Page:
Create issue ticket

56 Possible Causes for Curved Upper Lip, Developmental Regression after the First Year

  • Pitt-Hopkins-Like Syndrome

    Facial features include a prominent nose with flattened nasal bridge, pronounced double curve of upper lip (Cupid's bow), wide mouth, full lips, and widely spaced teeth.[pediatricbrainfoundation.org] […] of the upper lip ( Cupid's bow ), a wide mouth with full lips, and widely spaced teeth.[ghr.nlm.nih.gov] They may have a protruding upper lip that is curved twice (Cupid’s bow), full cheeks and the lower part of the face and chin may be prominent.[rarediseases.org]

  • Waisman Syndrome

    , low forehead, depressed bridge of the nose, ante- verted nostrils, increased distance between the nose and the upper lip.[docslide.com.br] Discussion Clinical features of the de Lange syndrome include growth retardation, a characteristic face with bushy eye- brows meeting in the midline, long curved eyelashes[docslide.com.br]

    Missing: Developmental Regression after the First Year
  • Dilatation and Curettage

    Lights are so adjusted to visualize the cervix so that its upper lip can be grasped with a special curved forceps called the ‘Vulsellum’.[medindia.net]

    Missing: Developmental Regression after the First Year
  • West Syndrome

    […] in the first year of life.[genedx.com] However, unlike those with Rett syndrome, patients with CDKL5 mutations do not demonstrate developmental regression with loss of language and motor skills after normal development[genedx.com]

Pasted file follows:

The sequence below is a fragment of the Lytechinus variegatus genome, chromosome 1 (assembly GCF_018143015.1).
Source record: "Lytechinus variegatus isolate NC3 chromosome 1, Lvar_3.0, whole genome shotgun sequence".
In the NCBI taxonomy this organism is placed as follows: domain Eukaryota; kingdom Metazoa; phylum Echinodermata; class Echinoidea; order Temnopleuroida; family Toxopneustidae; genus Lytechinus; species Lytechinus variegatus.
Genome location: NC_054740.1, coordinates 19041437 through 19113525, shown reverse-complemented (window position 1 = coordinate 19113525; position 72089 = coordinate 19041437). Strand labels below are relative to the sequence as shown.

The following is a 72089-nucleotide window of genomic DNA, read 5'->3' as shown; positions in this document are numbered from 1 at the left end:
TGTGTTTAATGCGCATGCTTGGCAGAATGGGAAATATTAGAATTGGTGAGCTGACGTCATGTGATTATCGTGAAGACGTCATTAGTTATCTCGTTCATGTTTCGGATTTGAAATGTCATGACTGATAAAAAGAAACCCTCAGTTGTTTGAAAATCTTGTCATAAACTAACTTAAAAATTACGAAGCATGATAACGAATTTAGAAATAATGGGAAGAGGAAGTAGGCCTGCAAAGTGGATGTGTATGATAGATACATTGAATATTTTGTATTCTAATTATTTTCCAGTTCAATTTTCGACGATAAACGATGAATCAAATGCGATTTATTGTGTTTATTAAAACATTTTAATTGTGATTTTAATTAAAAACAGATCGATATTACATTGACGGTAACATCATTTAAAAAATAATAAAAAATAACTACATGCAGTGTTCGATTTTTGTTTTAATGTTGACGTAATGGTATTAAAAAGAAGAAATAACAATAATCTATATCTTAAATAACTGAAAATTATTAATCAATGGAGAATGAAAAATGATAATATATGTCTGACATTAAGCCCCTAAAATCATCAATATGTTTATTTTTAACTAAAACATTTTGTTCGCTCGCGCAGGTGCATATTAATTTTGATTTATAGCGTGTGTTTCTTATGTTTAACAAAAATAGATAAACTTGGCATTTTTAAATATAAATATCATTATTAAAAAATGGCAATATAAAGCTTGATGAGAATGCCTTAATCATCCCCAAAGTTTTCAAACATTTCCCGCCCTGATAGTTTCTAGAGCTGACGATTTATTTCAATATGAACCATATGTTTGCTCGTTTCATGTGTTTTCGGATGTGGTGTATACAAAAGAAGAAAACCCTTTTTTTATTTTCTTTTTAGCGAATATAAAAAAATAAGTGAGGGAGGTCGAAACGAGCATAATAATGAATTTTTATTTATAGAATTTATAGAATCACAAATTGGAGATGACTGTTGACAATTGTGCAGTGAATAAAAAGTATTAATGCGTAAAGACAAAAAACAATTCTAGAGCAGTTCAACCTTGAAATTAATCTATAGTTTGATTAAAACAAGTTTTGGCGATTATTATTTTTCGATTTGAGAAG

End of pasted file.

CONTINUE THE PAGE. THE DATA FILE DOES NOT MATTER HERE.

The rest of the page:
Missing: Curved Upper Lip
  • Cleft Lip

    lip Formation of a cupid's bow (the curves along the center of the upper lip) Establishing adequate distance between the upper lip and nose Clefts of the upper lip typically[plasticsurgery.org] This method involves rotation of the entire philtral dimple (groove in the upper lip) and Cupid's bow (double curve of the upper lip).[surgeryencyclopedia.com] […] includes reconstruction of the lip to create a more normal appearance, namely: Closure of the cleft resulting in a scar located within or near the typical features of the upper[plasticsurgery.org]

    Missing: Developmental Regression after the First Year
  • Kohlschütter-Tönz Syndrome

    All affected individuals show a psychomotor regression after onset of epilepsy or a developmental delay from birth on.[ncbi.nlm.nih.gov] Epilepsy usually starts within the first or second year of life.[ncbi.nlm.nih.gov]

    Missing: Curved Upper Lip
  • Dysmyelopoietic Syndrome

    Clinical signs: Mild to moderate short stature,normocephaly, Widow's peak hair, maxillary hypoplasia, broad nasal bridge, anteverted nostrils, long philtrum, broad upper lip[kmle.co.kr] , curved linear dimple below the lower lip, hypertelorism, ptosis, down-slanted palpebral fissures, ophthalmoplegia, strabismus, hyperopic astigmatism, large cornea, floppy[kmle.co.kr]

    Missing: Developmental Regression after the First Year
  • Cleft Palate

    lip Formation of a cupid's bow (the curves along the center of the upper lip) Establishing adequate distance between the upper lip and nose Clefts of the upper lip typically[plasticsurgery.org] […] includes reconstruction of the lip to create a more normal appearance, namely: Closure of the cleft resulting in a scar located within or near the typical features of the upper[plasticsurgery.org]

    Missing: Developmental Regression after the First Year
  • Dravet Syndrome

    Development is normal in the first year of life with subsequent developmental slowing and sometimes regression.[genome.jp] All seizure types are pharmacoresistent, but a trend toward less severe epilepsy and cognitive impairment is usually observed after the age of 5 years.[genome.jp]

    Missing: Curved Upper Lip
  • Smith-Magenis Syndrome

    The mouth tends to turn downward with a full, outward-curving upper lip.[ddslearning.com] Another characteristic feature presents the mouth as turned downward, forming an outward-curving upper lip, as well as dental abnormalities.[symptoma.com]

    Missing: Developmental Regression after the First Year

Further symptoms